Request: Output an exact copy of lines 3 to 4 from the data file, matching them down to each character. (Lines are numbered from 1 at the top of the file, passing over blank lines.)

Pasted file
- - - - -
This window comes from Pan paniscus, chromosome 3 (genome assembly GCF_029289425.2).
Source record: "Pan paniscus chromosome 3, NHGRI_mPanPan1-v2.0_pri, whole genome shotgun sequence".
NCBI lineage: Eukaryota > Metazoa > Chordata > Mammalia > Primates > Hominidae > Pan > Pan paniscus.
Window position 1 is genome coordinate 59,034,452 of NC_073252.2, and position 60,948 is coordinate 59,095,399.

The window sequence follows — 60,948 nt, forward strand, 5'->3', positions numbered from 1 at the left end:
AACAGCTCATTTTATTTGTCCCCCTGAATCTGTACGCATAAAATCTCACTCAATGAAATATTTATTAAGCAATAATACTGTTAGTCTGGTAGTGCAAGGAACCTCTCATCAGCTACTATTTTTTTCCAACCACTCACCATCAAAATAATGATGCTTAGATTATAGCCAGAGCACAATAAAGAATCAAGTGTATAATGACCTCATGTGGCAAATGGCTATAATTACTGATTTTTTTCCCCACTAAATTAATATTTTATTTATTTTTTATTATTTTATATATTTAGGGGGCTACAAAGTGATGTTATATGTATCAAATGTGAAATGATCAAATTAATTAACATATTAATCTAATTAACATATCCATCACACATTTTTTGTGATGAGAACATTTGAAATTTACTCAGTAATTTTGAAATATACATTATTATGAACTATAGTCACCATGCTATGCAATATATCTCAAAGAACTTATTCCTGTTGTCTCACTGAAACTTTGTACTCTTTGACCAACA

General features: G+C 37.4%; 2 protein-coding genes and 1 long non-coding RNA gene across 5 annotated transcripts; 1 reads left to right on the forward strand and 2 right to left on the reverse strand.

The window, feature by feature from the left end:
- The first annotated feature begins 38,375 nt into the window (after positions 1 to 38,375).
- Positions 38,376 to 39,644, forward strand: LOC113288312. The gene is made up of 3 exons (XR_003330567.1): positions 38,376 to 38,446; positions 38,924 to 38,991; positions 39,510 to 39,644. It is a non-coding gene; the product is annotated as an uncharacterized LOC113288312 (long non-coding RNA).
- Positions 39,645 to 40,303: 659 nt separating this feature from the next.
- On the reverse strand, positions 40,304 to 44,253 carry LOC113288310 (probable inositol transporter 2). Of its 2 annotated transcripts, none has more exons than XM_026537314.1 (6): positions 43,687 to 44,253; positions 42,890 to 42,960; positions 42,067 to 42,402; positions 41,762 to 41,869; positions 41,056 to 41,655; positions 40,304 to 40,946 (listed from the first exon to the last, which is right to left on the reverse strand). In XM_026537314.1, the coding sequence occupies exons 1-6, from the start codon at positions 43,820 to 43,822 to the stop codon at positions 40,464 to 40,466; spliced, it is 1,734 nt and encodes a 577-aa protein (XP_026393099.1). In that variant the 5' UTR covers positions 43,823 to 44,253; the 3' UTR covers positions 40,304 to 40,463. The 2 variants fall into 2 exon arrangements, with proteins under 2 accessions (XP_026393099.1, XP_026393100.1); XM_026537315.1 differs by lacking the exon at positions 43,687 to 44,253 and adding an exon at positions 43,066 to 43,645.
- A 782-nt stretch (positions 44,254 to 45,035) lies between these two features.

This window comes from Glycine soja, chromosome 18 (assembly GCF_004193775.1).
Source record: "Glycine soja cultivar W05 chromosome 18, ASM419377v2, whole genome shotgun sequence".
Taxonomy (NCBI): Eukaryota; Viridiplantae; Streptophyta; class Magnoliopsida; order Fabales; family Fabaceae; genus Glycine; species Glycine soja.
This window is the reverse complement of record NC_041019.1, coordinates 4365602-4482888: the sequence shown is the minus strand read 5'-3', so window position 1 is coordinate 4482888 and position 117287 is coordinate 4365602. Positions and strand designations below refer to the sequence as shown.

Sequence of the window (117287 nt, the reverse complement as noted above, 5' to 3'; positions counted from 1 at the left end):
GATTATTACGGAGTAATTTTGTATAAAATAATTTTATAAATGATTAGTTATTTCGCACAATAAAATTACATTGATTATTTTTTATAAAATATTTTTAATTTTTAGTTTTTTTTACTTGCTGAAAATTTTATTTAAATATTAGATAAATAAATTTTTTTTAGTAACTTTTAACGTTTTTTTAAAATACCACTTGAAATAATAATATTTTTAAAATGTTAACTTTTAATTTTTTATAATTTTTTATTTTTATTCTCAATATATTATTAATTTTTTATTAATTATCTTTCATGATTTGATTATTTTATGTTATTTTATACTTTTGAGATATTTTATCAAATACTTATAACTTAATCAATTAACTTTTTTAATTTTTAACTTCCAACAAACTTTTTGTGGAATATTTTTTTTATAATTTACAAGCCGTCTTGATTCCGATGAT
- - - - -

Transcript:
NCBI lineage: Eukaryota > Metazoa > Chordata > Mammalia > Primates > Hominidae > Pan > Pan paniscus.
Window position 1 is genome coordinate 59,034,452 of NC_073252.2, and position 60,948 is coordinate 59,095,399.